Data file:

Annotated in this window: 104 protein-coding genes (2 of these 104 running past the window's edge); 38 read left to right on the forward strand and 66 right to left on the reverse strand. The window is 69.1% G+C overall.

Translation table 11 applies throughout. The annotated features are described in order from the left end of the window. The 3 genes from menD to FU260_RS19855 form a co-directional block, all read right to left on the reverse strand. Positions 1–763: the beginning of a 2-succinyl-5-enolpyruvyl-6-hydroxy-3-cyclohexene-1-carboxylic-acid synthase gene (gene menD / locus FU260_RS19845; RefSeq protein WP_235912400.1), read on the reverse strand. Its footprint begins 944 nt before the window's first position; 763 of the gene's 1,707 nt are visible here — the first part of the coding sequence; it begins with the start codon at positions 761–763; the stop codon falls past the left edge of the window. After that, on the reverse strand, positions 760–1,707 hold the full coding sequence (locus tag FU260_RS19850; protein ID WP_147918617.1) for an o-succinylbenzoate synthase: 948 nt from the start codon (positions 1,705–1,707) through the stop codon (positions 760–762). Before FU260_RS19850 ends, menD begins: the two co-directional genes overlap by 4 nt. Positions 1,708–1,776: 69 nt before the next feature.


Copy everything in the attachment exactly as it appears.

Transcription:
Annotated in this window: 104 protein-coding genes (2 of these 104 running past the window's edge); 38 read left to right on the forward strand and 66 right to left on the reverse strand. The window is 69.1% G+C overall.

Translation table 11 applies throughout. The annotated features are described in order from the left end of the window. The 3 genes from menD to FU260_RS19855 form a co-directional block, all read right to left on the reverse strand. Positions 1–763: the beginning of a 2-succinyl-5-enolpyruvyl-6-hydroxy-3-cyclohexene-1-carboxylic-acid synthase gene (gene menD / locus FU260_RS19845; RefSeq protein WP_235912400.1), read on the reverse strand. Its footprint begins 944 nt before the window's first position; 763 of the gene's 1,707 nt are visible here — the first part of the coding sequence; it begins with the start codon at positions 761–763; the stop codon falls past the left edge of the window. After that, on the reverse strand, positions 760–1,707 hold the full coding sequence (locus tag FU260_RS19850; protein ID WP_147918617.1) for an o-succinylbenzoate synthase: 948 nt from the start codon (positions 1,705–1,707) through the stop codon (positions 760–762). Before FU260_RS19850 ends, menD begins: the two co-directional genes overlap by 4 nt. Positions 1,708–1,776: 69 nt before the next feature.